It’s 4 p.m. on a Monday and you just finished class. After sleeping through your alarms for the first class of the day, your 9 a.m., you decide to skip breakfast and head straight out into the unpleasant morning. You got bold. Rookie mistake. Outside your door, on the porch, are a few empty bottles of bottom-shelf vodka, Twist and Coke. You can feel a little bile rise in your throat, but power through the urge to vomit and manage to hold your breath. You would prefer to ignore the smells of fermentation that stained the deck of your porch, as you attempt to suppress the same taste that rises from the back of your throat. Six hours, you tell yourself, six hours until I come back home to get comfortable.
The walk to class is longer than usual, and each face you pass looks both pissed off and confused, like Tucker Carlson’s face as he interviews someone:
The month of October is already halfway through but you are still walking in 85-degree heat. You curse the unseasonable warmth, leading you to overdress for this balmy morning of clear skies and slight humidity. Whatever. You will be eating your words come February. As you enter the building for class number one, relishing the coolness of the air conditioning, the first pang of hunger strikes, running like a steady current through your body. The day is going to be a trial.
Around noon, you stopped off at the vending machine near your calculus class for some much-needed sugar. The quarters fumbled in your sweaty hands, but slid into the machine easily, one mechanical plunk after mechanical plunk. The bottle of Coke was slippery and fresh, and as you drank the sweet nectar, you forgot your hunger. At present, four hours later, there is no respite. The warping, gnawing knots in your stomach are splitting you in half and distorting your mind. When you walk through the door, which was propped open with a rock, to your building, you are stumbling over yourself, hallucinating. Where’s the food in this shithole? You ask yourself as you shut the door behind you. Suddenly, you spot it, the grand, white behemoth of the kitchen—the fridge. What culinary delights hide inside?
That Pre-Made Salad from Four Days Ago
The first thing that catches your eye is the rectangular box of plastic on the upper-right shelf. You pick it up and evaluate the mix of spinach, carrots and tomatoes, and try to remember when you bought it. Was this salad from the Thursday when you were locked out and had to sit on the porch? Or Tuesday, when you found the extra $20 in your pocket and went on a spending spree at the 7-11 down the street from you?
You hope Thursday and open the packaging to let the limp greens, dry carrots and bruised tomatoes breathe—there’s no dressing kit. As much as you’re craving something green and healthy, the chances of you eating a dry salad are slim to none. You could always use the olive oil on the counter, but what are you trying to be then? Amish?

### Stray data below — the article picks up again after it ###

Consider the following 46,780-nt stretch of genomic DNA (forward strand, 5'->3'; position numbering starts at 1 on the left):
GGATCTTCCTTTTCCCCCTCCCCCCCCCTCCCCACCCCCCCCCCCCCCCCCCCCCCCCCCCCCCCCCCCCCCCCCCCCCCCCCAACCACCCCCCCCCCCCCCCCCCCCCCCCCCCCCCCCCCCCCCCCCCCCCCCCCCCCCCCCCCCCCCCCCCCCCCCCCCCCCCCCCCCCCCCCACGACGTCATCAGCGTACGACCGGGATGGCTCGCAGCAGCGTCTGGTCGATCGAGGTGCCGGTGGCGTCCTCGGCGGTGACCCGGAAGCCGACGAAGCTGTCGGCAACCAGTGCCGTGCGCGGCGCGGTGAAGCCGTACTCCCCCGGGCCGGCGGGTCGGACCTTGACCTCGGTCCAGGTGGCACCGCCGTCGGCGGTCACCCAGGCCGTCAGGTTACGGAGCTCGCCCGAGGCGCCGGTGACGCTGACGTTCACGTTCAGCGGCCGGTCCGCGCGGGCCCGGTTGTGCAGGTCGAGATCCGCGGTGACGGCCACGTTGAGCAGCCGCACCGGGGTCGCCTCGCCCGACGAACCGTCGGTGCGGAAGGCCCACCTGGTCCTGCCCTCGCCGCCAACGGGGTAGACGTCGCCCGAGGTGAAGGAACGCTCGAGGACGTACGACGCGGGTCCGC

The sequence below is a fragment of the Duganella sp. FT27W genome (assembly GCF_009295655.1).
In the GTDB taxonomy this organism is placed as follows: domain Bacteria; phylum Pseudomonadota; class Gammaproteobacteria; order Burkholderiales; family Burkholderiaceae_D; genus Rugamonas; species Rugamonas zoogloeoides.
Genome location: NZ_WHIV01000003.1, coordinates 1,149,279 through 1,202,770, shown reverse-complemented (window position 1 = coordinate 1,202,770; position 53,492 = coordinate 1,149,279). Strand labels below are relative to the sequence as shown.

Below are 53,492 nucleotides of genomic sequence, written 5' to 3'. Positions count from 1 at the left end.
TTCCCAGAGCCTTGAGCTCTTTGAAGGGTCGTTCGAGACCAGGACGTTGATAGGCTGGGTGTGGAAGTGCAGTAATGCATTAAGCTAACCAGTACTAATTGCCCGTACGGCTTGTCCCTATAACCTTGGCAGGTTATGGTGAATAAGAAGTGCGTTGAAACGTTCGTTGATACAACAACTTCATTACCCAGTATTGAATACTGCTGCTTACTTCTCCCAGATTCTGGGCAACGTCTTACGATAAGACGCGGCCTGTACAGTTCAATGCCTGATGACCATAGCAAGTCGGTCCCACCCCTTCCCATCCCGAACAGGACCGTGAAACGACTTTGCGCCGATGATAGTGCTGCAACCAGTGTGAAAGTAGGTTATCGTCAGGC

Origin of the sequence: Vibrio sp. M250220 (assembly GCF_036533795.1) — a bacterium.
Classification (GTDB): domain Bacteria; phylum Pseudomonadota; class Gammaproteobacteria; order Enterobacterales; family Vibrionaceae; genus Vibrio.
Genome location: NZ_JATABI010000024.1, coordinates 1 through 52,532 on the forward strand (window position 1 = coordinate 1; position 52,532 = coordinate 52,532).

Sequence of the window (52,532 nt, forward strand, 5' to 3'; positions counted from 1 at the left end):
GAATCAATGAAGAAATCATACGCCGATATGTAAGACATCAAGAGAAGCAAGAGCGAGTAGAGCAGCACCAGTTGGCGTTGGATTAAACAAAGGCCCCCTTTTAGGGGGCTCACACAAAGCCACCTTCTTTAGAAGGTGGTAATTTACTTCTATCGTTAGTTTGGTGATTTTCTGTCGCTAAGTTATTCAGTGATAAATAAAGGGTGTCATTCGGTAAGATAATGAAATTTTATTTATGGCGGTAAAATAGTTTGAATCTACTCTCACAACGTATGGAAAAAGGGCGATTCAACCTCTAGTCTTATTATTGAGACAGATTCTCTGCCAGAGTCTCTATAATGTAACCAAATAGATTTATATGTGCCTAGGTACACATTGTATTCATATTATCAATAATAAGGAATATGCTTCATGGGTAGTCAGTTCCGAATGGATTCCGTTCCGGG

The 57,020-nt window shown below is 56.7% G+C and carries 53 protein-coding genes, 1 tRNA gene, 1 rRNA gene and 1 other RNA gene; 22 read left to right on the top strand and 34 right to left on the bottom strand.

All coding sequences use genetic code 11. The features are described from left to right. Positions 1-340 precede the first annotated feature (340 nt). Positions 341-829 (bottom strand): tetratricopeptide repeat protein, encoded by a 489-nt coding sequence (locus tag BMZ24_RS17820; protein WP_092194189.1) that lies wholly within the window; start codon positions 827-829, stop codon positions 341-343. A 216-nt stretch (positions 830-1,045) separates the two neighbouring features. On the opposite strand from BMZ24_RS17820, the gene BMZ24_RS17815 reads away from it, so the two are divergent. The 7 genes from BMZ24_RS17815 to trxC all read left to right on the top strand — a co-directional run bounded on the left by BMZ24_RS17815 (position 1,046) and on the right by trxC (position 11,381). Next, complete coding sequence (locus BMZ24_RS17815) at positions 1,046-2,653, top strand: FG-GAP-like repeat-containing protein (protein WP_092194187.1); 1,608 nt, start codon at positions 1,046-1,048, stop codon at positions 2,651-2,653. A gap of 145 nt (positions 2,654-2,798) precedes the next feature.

A Serving from the Great Tupperware Container of Spaghetti
Since the salad bore no fruit, your eyes shift to the enormous plastic bowl below. Ahh, hello, old friend, you think. Within it lies the food of lowest cost, yet greatest nutrition—spaghetti. The old, reliable pasta has seen you through your worst: welcome week, getting ghosted by Emily and an overdrawn checking account. For fifty cents, the stiff golden threads in the small green box bloom into great heaps of starch, perfectly filling if not the most flavorful. Perfect, this is dinner.
You lift up the container to feel the weight of the pasta, which seems to indicate a hearty meal after a day of self-inflicted fasting. You take off the lid, ready for a carb load, only to find stiff ropes of smushy noodles covered in sauce. Beads of condensation drip off the lid, flecking your fingers and soaking into the already moist pasta. Some of the noodles have gotten oversaturated with water, ballooning into pure mush and combining with some of the congealed sauce on the rim. You gag a little, cover the container and push it back to the far corners of the fridge.
Your Roommate’s Leftovers
As you return the mealy spaghetti to the shelf, you hear the familiar, dry rubbing of styrofoam. You almost don’t believe your ears. Two or three weeks have passed since you last ate out instead of in your dumpy kitchen—how can there be a takeout box in the fridge? Blinded by desire, you stick your arm in, feeling sweaty jars of glass and smooth plastic bottles until you hear that same sound.
The box comes out clean and fresh, and you estimate it is only a day or so old. Underneath the unfastened lid is one-half of a medium-rare steak and some mashed potato—Outback, you guess—looking devilishly good. You open the drawer for the silverware, reach for a fork but remember that this isn’t your food. This is Mike’s, from Saturday lunch, when he went out with his parents. In your head, you run up a tally: Mike has been keeping clean so far and keeps his dishes out of the sink. You, on the other hand, spilled jungle juice on the carpet twice and singlehandedly broke the door to someone else’s room. You don’t think you can float another strike against you. Fuck. Why can’t your parents visit more often?
The Last Resort
It’s really come down to this. After scouring the fridge, you can only see separate parts: spare eggs, rotting vegetables, old meats and condiments. Cooking would be a take an eternity, and you’ve got a meeting for The Good Samaritans of Jackson County in an hour and a group project meeting after that. In addition, you can tell that the sink and dishwasher are full of dirty dishes from the funky smell coming from the standing water. You sprawl on the tile, clenching and convulsing, begging for food. This is the final straw. You pick up the phone, dial the number and listen to the ringing.
“Yes, hello, Domino’s? I’d like to place an order for delivery.”